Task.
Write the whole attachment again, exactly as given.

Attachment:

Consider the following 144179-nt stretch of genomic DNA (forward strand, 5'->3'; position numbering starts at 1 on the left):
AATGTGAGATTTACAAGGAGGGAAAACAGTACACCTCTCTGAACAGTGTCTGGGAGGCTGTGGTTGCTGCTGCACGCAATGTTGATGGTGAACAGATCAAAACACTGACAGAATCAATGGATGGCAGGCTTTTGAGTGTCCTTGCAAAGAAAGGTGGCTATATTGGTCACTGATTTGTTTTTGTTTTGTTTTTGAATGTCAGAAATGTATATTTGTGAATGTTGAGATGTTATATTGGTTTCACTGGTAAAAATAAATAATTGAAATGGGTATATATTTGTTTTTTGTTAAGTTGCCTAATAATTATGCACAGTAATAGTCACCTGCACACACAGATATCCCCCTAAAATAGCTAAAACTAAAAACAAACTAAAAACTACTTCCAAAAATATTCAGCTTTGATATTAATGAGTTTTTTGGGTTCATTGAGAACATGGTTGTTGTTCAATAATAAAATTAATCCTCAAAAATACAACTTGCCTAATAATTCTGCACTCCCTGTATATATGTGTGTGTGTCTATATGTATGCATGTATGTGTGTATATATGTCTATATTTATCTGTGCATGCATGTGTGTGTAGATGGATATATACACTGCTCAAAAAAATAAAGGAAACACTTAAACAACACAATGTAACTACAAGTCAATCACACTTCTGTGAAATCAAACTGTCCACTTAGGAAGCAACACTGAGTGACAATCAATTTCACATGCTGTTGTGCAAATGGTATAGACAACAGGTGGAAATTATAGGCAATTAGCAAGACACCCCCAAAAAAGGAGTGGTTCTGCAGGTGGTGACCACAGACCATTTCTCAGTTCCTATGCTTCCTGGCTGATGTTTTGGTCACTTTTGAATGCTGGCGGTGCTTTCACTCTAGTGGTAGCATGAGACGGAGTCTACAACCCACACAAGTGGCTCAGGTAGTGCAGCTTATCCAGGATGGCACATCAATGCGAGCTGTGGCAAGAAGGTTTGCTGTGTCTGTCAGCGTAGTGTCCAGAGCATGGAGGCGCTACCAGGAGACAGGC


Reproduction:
Consider the following 144179-nt stretch of genomic DNA (forward strand, 5'->3'; position numbering starts at 1 on the left):
AATGTGAGATTTACAAGGAGGGAAAACAGTACACCTCTCTGAACAGTGTCTGGGAGGCTGTGGTTGCTGCTGCACGCAATGTTGATGGTGAACAGATCAAAACACTGACAGAATCAATGGATGGCAGGCTTTTGAGTGTCCTTGCAAAGAAAGGTGGCTATATTGGTCACTGATTTGTTTTTGTTTTGTTTTTGAATGTCAGAAATGTATATTTGTGAATGTTGAGATGTTATATTGGTTTCACTGGTAAAAATAAATAATTGAAATGGGTATATATTTGTTTTTTGTTAAGTTGCCTAATAATTATGCACAGTAATAGTCACCTGCACACACAGATATCCCCCTAAAATAGCTAAAACTAAAAACAAACTAAAAACTACTTCCAAAAATATTCAGCTTTGATATTAATGAGTTTTTTGGGTTCATTGAGAACATGGTTGTTGTTCAATAATAAAATTAATCCTCAAAAATACAACTTGCCTAATAATTCTGCACTCCCTGTATATATGTGTGTGTGTCTATATGTATGCATGTATGTGTGTATATATGTCTATATTTATCTGTGCATGCATGTGTGTGTAGATGGATATATACACTGCTCAAAAAAATAAAGGAAACACTTAAACAACACAATGTAACTACAAGTCAATCACACTTCTGTGAAATCAAACTGTCCACTTAGGAAGCAACACTGAGTGACAATCAATTTCACATGCTGTTGTGCAAATGGTATAGACAACAGGTGGAAATTATAGGCAATTAGCAAGACACCCCCAAAAAAGGAGTGGTTCTGCAGGTGGTGACCACAGACCATTTCTCAGTTCCTATGCTTCCTGGCTGATGTTTTGGTCACTTTTGAATGCTGGCGGTGCTTTCACTCTAGTGGTAGCATGAGACGGAGTCTACAACCCACACAAGTGGCTCAGGTAGTGCAGCTTATCCAGGATGGCACATCAATGCGAGCTGTGGCAAGAAGGTTTGCTGTGTCTGTCAGCGTAGTGTCCAGAGCATGGAGGCGCTACCAGGAGACAGGC